VW’s managers can’t seem to get a break. One day before Herbert Diess, the head of Volkswagen’s core brand, was set to appear at the Las Vegas Consumer Electronics Show to unveil new electric driving plans, the carmaker was handed yet another dose of bad news from U.S. authorities.
The U.S. Justice Department filed a civil lawsuit against VW on Monday. The complaint, filed in a federal court in Detroit on behalf of the U.S. Environmental Protection Agency, alleges that Europe’s largest automaker knowingly installed so-called defeat devices in almost 600,000 of its diesel cars in the United States. Some 11 million cars around the world carried the devices, VW has admitted.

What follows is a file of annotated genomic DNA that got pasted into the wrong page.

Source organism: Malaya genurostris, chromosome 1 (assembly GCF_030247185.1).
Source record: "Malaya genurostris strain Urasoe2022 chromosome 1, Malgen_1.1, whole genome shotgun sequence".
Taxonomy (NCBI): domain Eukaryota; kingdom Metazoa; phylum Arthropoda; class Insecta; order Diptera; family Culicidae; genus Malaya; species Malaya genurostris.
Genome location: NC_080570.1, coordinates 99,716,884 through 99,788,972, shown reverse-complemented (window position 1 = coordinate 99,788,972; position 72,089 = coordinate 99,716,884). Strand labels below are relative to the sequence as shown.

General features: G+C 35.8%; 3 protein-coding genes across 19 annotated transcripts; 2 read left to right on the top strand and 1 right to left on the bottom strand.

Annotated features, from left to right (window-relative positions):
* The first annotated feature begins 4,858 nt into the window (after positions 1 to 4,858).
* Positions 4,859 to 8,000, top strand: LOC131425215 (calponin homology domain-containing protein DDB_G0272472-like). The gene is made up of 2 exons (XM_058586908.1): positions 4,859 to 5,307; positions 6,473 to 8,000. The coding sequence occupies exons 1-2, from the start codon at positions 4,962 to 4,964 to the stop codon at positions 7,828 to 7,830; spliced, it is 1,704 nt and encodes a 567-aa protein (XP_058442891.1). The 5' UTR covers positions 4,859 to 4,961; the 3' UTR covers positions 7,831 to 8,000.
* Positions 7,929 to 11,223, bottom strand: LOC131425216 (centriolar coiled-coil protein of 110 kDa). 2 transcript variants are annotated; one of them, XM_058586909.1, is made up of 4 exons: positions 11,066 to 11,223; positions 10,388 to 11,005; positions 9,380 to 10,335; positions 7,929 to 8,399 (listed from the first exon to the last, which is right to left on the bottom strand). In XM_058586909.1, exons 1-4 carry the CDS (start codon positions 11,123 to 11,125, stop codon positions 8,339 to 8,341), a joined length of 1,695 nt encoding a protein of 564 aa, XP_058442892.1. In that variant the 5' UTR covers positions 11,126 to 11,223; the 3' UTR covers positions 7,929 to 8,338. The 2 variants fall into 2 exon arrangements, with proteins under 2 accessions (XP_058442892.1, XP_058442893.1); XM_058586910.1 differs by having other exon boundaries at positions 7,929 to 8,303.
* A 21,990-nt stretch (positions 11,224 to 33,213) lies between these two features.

In its 30-page complaint, the Justice Department said the charges carry fines of between $2,750 and $37,500 per car, per violation. Based on four separate violations laid out in the complaint, VW could theoretically face as much as $48 billion in penalties, according to Reuters calculations, which is higher than the $18 billion estimated when the scandal broke in September.
“This is the worst-case scenario, the most negative number possible, but these are more fictional amounts,” said Sascha Gommel, chief auto analyst at Commerzbank in Frankfurt. “The likelihood that it will be so high is very, very low in my view.”
Volkswagen preference shares fell to a 3-week low on the Frankfurt Stock Exchange, dropping 3.4 percent on Tuesday morning. The stock lost the most on the German blue-chip DAX index.